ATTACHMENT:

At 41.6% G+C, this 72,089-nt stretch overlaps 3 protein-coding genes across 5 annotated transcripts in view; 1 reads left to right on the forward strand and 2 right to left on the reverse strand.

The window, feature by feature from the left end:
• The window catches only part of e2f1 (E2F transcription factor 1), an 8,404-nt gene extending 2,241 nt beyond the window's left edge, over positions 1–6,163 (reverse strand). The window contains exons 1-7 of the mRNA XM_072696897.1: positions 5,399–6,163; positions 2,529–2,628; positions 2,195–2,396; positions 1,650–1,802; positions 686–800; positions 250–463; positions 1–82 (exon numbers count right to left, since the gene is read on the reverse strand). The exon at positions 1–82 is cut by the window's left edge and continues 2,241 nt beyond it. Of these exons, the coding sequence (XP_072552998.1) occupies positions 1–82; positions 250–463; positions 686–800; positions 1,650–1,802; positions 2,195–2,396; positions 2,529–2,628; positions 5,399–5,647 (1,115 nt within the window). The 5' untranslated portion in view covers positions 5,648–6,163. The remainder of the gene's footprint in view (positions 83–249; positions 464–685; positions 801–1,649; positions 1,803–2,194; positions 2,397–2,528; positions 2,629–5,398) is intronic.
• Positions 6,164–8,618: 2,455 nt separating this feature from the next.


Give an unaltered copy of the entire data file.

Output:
At 41.6% G+C, this 72,089-nt stretch overlaps 3 protein-coding genes across 5 annotated transcripts in view; 1 reads left to right on the forward strand and 2 right to left on the reverse strand.

The window, feature by feature from the left end:
• The window catches only part of e2f1 (E2F transcription factor 1), an 8,404-nt gene extending 2,241 nt beyond the window's left edge, over positions 1–6,163 (reverse strand). The window contains exons 1-7 of the mRNA XM_072696897.1: positions 5,399–6,163; positions 2,529–2,628; positions 2,195–2,396; positions 1,650–1,802; positions 686–800; positions 250–463; positions 1–82 (exon numbers count right to left, since the gene is read on the reverse strand). The exon at positions 1–82 is cut by the window's left edge and continues 2,241 nt beyond it. Of these exons, the coding sequence (XP_072552998.1) occupies positions 1–82; positions 250–463; positions 686–800; positions 1,650–1,802; positions 2,195–2,396; positions 2,529–2,628; positions 5,399–5,647 (1,115 nt within the window). The 5' untranslated portion in view covers positions 5,648–6,163. The remainder of the gene's footprint in view (positions 83–249; positions 464–685; positions 801–1,649; positions 1,803–2,194; positions 2,397–2,528; positions 2,629–5,398) is intronic.
• Positions 6,164–8,618: 2,455 nt separating this feature from the next.